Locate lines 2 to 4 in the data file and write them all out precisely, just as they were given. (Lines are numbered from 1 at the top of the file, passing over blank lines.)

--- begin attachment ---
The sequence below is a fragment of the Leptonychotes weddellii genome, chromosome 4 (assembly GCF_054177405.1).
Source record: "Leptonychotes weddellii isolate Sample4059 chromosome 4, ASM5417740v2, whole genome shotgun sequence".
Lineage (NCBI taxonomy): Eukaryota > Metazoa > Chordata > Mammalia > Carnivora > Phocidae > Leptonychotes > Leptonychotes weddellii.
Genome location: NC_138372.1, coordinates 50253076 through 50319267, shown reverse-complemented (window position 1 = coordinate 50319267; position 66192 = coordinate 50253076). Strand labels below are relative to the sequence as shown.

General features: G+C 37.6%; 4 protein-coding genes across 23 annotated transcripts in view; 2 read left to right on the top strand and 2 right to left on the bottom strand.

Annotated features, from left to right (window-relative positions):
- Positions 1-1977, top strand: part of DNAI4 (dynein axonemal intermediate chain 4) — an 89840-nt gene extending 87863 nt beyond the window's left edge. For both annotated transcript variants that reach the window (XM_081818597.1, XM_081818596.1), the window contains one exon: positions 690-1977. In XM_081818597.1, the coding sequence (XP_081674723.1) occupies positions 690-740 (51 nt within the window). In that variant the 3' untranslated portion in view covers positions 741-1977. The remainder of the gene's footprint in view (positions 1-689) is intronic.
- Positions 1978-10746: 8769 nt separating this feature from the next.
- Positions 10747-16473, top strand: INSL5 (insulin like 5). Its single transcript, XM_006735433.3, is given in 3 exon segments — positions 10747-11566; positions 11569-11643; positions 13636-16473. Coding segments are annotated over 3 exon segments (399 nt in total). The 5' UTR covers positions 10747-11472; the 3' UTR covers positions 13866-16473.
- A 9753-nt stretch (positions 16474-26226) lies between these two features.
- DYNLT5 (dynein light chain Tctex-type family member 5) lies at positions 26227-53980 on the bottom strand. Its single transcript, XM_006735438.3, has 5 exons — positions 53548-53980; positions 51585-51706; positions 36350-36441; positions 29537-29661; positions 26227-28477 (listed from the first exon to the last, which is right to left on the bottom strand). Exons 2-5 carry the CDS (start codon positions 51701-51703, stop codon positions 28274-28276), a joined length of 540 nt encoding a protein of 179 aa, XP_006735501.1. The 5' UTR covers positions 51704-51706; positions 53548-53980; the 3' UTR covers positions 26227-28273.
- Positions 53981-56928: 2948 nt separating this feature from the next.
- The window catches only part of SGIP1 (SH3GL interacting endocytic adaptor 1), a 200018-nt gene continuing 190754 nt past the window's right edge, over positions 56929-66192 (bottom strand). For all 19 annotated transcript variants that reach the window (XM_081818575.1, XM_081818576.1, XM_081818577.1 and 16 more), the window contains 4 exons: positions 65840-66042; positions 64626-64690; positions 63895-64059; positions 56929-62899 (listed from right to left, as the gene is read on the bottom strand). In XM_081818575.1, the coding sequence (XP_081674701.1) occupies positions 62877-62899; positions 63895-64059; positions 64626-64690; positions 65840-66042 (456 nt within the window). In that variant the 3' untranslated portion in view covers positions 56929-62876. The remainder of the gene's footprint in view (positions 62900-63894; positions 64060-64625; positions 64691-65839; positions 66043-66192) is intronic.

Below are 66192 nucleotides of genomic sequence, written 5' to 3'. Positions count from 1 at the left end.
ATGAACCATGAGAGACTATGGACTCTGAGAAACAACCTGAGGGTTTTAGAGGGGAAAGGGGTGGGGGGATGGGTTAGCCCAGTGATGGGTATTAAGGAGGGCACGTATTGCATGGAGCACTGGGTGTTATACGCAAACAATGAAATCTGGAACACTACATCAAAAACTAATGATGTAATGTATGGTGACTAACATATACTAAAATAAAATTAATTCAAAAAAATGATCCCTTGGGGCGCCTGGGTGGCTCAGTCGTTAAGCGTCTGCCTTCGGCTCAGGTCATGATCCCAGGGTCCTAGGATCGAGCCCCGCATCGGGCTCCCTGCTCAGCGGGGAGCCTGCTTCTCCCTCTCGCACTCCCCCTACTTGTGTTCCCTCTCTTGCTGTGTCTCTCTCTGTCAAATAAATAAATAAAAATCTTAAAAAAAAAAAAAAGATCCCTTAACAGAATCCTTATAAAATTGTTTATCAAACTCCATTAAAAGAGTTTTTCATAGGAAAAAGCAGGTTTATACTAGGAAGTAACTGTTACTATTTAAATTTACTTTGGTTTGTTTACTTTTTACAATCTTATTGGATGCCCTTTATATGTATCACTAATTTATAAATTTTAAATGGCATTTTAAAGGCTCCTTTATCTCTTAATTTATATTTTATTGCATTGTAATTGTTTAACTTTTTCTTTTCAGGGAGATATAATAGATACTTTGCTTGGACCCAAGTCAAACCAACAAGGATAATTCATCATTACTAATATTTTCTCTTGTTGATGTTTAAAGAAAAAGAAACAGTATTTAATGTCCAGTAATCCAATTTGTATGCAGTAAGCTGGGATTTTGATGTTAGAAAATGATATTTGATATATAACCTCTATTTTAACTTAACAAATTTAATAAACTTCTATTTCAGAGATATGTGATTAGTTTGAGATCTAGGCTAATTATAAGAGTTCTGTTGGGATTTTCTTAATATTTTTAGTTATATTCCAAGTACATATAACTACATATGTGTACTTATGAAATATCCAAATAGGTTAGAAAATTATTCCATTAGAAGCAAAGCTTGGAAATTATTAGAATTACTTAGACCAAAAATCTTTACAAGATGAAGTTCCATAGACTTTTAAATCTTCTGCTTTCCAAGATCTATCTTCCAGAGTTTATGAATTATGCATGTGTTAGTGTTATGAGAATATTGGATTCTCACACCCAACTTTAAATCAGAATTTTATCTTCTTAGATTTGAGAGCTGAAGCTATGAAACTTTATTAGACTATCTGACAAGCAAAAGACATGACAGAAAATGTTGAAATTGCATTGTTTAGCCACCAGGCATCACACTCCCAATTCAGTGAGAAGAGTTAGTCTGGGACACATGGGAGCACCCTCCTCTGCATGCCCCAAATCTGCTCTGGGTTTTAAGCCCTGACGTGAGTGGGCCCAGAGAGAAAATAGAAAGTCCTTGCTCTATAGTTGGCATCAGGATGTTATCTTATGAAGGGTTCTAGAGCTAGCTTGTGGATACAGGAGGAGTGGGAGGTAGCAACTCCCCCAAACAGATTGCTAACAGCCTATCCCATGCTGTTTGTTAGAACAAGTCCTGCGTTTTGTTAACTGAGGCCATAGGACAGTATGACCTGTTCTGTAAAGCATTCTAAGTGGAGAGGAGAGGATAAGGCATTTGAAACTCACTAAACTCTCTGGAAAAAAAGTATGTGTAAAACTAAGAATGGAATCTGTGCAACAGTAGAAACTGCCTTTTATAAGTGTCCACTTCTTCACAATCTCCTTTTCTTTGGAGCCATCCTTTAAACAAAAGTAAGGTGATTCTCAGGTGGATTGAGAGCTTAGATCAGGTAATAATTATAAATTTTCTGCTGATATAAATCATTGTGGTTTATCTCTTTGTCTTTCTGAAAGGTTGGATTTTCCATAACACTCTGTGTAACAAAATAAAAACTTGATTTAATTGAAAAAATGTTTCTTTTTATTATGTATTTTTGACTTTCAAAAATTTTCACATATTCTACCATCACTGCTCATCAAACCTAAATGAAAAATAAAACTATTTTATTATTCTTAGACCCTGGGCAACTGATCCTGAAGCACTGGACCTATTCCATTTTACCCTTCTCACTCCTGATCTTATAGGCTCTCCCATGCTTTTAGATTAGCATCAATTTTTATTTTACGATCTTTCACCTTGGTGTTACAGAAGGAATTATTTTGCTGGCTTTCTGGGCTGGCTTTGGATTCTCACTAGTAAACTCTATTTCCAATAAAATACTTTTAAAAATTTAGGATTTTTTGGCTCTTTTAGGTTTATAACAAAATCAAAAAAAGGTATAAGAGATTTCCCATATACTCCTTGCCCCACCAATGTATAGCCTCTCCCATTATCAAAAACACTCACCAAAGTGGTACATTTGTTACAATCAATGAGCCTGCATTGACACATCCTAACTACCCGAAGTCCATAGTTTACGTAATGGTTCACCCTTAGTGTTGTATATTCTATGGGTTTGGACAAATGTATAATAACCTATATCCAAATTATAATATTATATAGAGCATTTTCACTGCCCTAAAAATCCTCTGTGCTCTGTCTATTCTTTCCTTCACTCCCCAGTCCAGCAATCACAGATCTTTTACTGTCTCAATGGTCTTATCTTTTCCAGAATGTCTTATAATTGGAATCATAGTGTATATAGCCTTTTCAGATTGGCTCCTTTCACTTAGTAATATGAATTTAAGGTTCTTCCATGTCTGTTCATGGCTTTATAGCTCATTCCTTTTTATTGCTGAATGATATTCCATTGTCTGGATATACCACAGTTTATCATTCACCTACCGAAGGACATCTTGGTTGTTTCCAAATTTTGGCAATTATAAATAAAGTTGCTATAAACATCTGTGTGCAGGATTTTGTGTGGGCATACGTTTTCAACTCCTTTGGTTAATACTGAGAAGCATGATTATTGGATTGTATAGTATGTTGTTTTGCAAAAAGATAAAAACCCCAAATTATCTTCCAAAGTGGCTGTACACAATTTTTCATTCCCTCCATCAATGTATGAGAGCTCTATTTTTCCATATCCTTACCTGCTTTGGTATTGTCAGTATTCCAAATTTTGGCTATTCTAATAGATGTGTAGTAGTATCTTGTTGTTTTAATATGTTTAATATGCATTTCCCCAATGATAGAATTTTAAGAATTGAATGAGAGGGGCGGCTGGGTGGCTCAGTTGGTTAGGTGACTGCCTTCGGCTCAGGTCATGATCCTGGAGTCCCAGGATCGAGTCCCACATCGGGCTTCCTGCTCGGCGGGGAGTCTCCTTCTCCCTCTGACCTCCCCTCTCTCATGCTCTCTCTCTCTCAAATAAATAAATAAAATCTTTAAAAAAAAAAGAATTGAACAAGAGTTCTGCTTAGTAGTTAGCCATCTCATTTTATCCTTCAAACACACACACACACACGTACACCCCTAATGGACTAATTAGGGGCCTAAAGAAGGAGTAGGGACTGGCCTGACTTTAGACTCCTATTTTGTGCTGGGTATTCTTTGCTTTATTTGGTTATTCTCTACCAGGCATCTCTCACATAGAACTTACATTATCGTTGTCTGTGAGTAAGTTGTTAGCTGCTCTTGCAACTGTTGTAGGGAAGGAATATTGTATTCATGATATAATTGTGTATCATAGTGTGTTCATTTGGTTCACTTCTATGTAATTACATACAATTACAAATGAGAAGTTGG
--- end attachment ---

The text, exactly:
Source record: "Leptonychotes weddellii isolate Sample4059 chromosome 4, ASM5417740v2, whole genome shotgun sequence".
Lineage (NCBI taxonomy): Eukaryota > Metazoa > Chordata > Mammalia > Carnivora > Phocidae > Leptonychotes > Leptonychotes weddellii.
Genome location: NC_138372.1, coordinates 50253076 through 50319267, shown reverse-complemented (window position 1 = coordinate 50319267; position 66192 = coordinate 50253076). Strand labels below are relative to the sequence as shown.